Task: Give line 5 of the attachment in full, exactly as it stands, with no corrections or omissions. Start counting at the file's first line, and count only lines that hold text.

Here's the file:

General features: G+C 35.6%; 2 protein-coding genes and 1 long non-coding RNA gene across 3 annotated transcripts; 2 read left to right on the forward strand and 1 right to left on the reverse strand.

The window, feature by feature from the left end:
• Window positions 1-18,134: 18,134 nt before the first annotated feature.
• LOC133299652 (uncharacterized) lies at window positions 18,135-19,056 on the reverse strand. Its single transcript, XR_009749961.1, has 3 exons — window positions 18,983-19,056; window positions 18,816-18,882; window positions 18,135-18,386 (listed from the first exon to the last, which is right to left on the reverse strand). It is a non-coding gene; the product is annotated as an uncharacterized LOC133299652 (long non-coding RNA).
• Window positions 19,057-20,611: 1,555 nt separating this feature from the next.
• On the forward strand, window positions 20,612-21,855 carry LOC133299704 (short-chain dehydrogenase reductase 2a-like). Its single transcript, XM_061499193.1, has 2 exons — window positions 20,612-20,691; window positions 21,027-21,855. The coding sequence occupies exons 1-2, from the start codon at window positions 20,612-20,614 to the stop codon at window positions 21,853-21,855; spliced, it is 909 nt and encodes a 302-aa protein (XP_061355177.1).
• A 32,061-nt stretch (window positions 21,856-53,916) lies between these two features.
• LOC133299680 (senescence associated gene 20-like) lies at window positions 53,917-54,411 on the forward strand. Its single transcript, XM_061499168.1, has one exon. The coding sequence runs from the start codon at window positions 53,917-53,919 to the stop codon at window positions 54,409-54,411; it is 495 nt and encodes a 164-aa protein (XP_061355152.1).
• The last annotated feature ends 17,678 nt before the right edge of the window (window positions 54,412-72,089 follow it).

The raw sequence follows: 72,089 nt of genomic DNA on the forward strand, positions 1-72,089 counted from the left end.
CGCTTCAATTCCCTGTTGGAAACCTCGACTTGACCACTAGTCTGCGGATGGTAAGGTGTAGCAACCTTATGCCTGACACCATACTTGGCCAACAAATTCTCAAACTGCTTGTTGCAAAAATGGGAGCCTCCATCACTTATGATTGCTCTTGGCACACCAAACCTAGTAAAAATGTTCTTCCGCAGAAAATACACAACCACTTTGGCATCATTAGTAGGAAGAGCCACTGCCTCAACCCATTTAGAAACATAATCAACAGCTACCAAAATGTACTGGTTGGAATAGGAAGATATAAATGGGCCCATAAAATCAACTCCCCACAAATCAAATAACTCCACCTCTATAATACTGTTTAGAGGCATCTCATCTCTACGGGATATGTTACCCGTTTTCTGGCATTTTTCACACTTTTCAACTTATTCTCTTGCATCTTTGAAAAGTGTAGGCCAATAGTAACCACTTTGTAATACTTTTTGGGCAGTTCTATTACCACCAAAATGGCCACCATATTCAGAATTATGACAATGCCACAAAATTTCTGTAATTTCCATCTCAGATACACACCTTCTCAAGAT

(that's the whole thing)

• Window positions 19,057-20,611: 1,555 nt separating this feature from the next.